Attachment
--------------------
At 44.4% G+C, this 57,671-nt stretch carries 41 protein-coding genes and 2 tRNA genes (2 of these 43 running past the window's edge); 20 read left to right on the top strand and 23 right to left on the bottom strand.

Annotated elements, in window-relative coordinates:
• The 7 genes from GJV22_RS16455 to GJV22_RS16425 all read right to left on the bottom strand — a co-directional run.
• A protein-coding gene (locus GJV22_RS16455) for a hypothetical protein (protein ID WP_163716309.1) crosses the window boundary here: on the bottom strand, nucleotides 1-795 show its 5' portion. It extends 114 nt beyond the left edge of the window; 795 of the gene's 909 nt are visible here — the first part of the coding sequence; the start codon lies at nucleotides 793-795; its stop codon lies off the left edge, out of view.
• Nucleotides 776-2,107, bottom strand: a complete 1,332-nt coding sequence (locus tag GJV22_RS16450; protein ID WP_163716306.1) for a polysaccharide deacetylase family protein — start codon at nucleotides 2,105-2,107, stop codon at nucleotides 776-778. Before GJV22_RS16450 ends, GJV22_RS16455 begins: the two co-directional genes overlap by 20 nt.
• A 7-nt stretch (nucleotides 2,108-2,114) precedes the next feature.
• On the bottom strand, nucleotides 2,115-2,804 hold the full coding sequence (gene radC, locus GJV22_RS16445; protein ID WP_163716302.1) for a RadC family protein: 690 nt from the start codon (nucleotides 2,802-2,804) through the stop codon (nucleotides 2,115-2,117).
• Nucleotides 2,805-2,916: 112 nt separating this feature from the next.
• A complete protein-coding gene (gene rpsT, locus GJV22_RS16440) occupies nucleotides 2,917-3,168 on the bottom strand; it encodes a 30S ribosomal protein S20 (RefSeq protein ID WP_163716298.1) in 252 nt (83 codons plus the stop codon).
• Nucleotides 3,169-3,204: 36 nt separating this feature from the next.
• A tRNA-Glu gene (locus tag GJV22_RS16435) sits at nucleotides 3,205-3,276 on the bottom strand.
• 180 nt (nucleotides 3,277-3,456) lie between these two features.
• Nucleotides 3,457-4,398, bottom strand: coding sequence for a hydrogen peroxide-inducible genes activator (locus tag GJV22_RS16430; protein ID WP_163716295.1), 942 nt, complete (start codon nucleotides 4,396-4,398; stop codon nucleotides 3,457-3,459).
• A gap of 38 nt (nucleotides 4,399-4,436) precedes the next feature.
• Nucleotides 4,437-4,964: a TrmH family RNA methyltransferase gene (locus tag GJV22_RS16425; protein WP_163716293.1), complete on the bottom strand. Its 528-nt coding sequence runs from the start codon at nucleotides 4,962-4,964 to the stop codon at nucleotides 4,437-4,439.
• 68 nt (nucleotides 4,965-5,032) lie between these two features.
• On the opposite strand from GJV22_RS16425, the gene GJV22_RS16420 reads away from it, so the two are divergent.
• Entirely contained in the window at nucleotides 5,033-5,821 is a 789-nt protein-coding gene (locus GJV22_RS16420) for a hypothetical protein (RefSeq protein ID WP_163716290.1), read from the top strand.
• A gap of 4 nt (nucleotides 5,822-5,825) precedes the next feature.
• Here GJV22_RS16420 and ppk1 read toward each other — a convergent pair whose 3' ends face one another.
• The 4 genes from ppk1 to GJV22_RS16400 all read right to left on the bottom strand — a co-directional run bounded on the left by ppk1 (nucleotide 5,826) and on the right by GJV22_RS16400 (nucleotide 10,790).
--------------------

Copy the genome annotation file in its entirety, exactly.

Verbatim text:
At 44.4% G+C, this 57,671-nt stretch carries 41 protein-coding genes and 2 tRNA genes (2 of these 43 running past the window's edge); 20 read left to right on the top strand and 23 right to left on the bottom strand.

Annotated elements, in window-relative coordinates:
• The 7 genes from GJV22_RS16455 to GJV22_RS16425 all read right to left on the bottom strand — a co-directional run.
• A protein-coding gene (locus GJV22_RS16455) for a hypothetical protein (protein ID WP_163716309.1) crosses the window boundary here: on the bottom strand, nucleotides 1-795 show its 5' portion. It extends 114 nt beyond the left edge of the window; 795 of the gene's 909 nt are visible here — the first part of the coding sequence; the start codon lies at nucleotides 793-795; its stop codon lies off the left edge, out of view.
• Nucleotides 776-2,107, bottom strand: a complete 1,332-nt coding sequence (locus tag GJV22_RS16450; protein ID WP_163716306.1) for a polysaccharide deacetylase family protein — start codon at nucleotides 2,105-2,107, stop codon at nucleotides 776-778. Before GJV22_RS16450 ends, GJV22_RS16455 begins: the two co-directional genes overlap by 20 nt.
• A 7-nt stretch (nucleotides 2,108-2,114) precedes the next feature.
• On the bottom strand, nucleotides 2,115-2,804 hold the full coding sequence (gene radC, locus GJV22_RS16445; protein ID WP_163716302.1) for a RadC family protein: 690 nt from the start codon (nucleotides 2,802-2,804) through the stop codon (nucleotides 2,115-2,117).
• Nucleotides 2,805-2,916: 112 nt separating this feature from the next.
• A complete protein-coding gene (gene rpsT, locus GJV22_RS16440) occupies nucleotides 2,917-3,168 on the bottom strand; it encodes a 30S ribosomal protein S20 (RefSeq protein ID WP_163716298.1) in 252 nt (83 codons plus the stop codon).
• Nucleotides 3,169-3,204: 36 nt separating this feature from the next.
• A tRNA-Glu gene (locus tag GJV22_RS16435) sits at nucleotides 3,205-3,276 on the bottom strand.
• 180 nt (nucleotides 3,277-3,456) lie between these two features.
• Nucleotides 3,457-4,398, bottom strand: coding sequence for a hydrogen peroxide-inducible genes activator (locus tag GJV22_RS16430; protein ID WP_163716295.1), 942 nt, complete (start codon nucleotides 4,396-4,398; stop codon nucleotides 3,457-3,459).
• A gap of 38 nt (nucleotides 4,399-4,436) precedes the next feature.
• Nucleotides 4,437-4,964: a TrmH family RNA methyltransferase gene (locus tag GJV22_RS16425; protein WP_163716293.1), complete on the bottom strand. Its 528-nt coding sequence runs from the start codon at nucleotides 4,962-4,964 to the stop codon at nucleotides 4,437-4,439.
• 68 nt (nucleotides 4,965-5,032) lie between these two features.
• On the opposite strand from GJV22_RS16425, the gene GJV22_RS16420 reads away from it, so the two are divergent.
• Entirely contained in the window at nucleotides 5,033-5,821 is a 789-nt protein-coding gene (locus GJV22_RS16420) for a hypothetical protein (RefSeq protein ID WP_163716290.1), read from the top strand.
• A gap of 4 nt (nucleotides 5,822-5,825) precedes the next feature.
• Here GJV22_RS16420 and ppk1 read toward each other — a convergent pair whose 3' ends face one another.
• The 4 genes from ppk1 to GJV22_RS16400 all read right to left on the bottom strand — a co-directional run bounded on the left by ppk1 (nucleotide 5,826) and on the right by GJV22_RS16400 (nucleotide 10,790).